A duo that parties hard and works harder

Good times play a big role in 3OH!3’s songs, but beneath the electro-rap duo’s hard-partying exterior lies a well-honed work ethic that has already helped the crew from Boulder, Colo. (area code 303), land three Top 10 hits. Sean Foreman and Nathaniel Motte—who met while attending the University of Colorado—locked themselves away in the Rockies to write songs for Streets of Gold, their third album. The set features appearances from Katy Perry, Cobra Starship and Ke$ha. “I think it’s just a next step for us in what we’re doing,” says Foreman. “I don’t think we went super artsy or tried to flip the script on anyone.” We spoke with Foreman about the duo’s symbiotic working relationship.

When you were preparing to make the album, what were your expectations?

It’s more like a second record for us. The first record [3OH!3, 2007] was a basement, recorded-in-our-shower mixtape thing. I love it—we still play songs off that record. We’ve gotten better in the two years since our last release, and it shows in our production and songwriting. There’s undoubtedly a lot of pressures, but our main concern was just doing what came naturally to us.

How have you evolved?

On the production end, a lot is software-based, and new technology presents new ways of producing. For this album, we used Pro Tools and Logic, which is a really advanced program. Nat has become very proficient with Logic—he’s almost like a mad scientist with it. In terms of lyrics and singing, touring over two years and singing every day and doing vocal training has helped both our voices mature. There’s a lot more singing on this record, and honestly, there are notes I never would have been able to hit two years ago unless I was punching myself in the balls. It just comes more naturally.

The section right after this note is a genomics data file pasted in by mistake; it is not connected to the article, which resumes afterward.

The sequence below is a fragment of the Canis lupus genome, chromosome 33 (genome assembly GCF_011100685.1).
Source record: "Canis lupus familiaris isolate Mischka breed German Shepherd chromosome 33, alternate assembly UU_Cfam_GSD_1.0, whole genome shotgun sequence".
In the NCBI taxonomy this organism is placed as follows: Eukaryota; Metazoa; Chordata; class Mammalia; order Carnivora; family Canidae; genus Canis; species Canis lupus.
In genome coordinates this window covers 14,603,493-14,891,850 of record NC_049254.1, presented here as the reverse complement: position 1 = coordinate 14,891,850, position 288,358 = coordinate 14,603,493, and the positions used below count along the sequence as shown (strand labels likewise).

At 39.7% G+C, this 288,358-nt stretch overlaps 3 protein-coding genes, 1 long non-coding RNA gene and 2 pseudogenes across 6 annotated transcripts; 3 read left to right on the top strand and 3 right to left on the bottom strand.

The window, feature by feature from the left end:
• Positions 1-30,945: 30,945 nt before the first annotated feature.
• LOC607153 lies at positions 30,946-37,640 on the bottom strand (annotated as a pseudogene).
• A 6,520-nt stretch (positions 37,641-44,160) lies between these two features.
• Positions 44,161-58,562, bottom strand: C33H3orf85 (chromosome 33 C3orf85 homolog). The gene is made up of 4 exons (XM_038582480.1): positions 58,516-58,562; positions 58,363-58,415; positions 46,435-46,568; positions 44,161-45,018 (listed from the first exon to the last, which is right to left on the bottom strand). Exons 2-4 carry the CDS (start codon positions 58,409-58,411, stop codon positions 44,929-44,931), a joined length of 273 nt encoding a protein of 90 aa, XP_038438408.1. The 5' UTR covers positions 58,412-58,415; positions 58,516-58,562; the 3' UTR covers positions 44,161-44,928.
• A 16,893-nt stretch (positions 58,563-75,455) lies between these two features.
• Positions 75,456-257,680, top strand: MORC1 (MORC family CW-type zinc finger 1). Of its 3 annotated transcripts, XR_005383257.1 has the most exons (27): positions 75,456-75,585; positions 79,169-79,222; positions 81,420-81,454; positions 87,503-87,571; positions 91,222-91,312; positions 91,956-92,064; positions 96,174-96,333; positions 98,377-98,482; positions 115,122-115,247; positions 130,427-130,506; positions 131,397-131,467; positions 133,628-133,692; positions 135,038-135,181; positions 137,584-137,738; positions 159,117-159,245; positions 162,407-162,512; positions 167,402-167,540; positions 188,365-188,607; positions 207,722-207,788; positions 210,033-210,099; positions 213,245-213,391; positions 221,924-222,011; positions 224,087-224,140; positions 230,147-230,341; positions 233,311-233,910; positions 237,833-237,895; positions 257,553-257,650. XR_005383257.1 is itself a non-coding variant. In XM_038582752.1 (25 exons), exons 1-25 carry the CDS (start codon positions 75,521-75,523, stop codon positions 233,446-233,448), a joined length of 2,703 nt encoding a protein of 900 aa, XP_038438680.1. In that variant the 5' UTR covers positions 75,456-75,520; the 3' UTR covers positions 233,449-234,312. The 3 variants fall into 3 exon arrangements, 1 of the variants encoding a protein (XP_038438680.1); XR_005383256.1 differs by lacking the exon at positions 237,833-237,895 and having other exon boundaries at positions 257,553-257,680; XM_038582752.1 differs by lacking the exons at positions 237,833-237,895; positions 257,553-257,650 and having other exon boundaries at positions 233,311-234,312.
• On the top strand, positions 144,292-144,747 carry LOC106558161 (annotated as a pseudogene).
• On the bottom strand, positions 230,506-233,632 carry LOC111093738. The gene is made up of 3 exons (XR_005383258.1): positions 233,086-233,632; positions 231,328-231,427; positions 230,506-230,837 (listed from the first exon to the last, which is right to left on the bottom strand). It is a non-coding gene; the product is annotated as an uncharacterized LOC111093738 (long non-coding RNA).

How do the two of you go about writing songs together?

We have to be in Colorado to write. That’s where we’re from, that’s what 3OH!3 stands for, that’s where we started. If you get out of there and go to some ritzy place like Las Vegas to write an album, it’s reflected in the album. We had a couple songs ready before we started demos. But for the bulk of the record we got this cabin up in Breckenridge, and for a month locked ourselves away from all temptation. We went crazy with all the songs we had been waiting to write and demoed nearly two songs a day. We wrote 18 or 20 songs up in the mountains.

How did Ke$ha come to sing on “My First Kiss?”

We started working on that song a year and a half ago with [producer] Dr. Luke, and it was before she had done anything. I had the refrain in my head, and we thought it would be cool to do a guy-girl call and response. Dr. Luke said, “I’ve been working with this girl who would be perfect. She’s a little crazy.” So Ke$ha comes in wearing cut-off daisy dukes, her hair all dredded out and covered in glitter, and I was like, “Oh my God, who is this?” She was kind of abrasive at first, but we became good friends.

All this hard work doesn’t quite square with the band’s party image.

It’s give and take. To make music you have to work. You get up at 7, put that work in and then you get a month of partying and hanging out. You have to have a balance. Anyone who gets too partied out disappears, because you have to have substance behind what you do. No one can really be a professional partier–except Paris Hilton.

Eric R. Danton

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